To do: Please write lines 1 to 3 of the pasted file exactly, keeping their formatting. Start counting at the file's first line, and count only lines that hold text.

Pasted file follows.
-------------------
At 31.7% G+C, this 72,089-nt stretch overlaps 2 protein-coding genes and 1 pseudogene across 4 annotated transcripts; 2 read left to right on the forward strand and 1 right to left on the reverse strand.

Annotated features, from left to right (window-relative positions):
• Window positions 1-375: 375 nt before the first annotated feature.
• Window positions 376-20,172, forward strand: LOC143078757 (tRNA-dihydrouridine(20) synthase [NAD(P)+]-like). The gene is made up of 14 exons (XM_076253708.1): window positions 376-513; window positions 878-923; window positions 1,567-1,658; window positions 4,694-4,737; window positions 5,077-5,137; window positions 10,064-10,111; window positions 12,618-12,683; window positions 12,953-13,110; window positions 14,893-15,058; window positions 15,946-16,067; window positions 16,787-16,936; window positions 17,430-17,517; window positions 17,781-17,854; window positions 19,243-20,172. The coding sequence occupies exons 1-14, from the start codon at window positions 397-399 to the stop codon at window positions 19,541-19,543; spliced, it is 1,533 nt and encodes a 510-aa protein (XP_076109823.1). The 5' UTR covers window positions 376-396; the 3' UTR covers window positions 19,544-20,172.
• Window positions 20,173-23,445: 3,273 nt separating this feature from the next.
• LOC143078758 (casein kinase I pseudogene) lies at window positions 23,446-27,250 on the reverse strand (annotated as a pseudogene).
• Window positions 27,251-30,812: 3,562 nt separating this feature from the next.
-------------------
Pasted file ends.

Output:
At 31.7% G+C, this 72,089-nt stretch overlaps 2 protein-coding genes and 1 pseudogene across 4 annotated transcripts; 2 read left to right on the forward strand and 1 right to left on the reverse strand.

Annotated features, from left to right (window-relative positions):
• Window positions 1-375: 375 nt before the first annotated feature.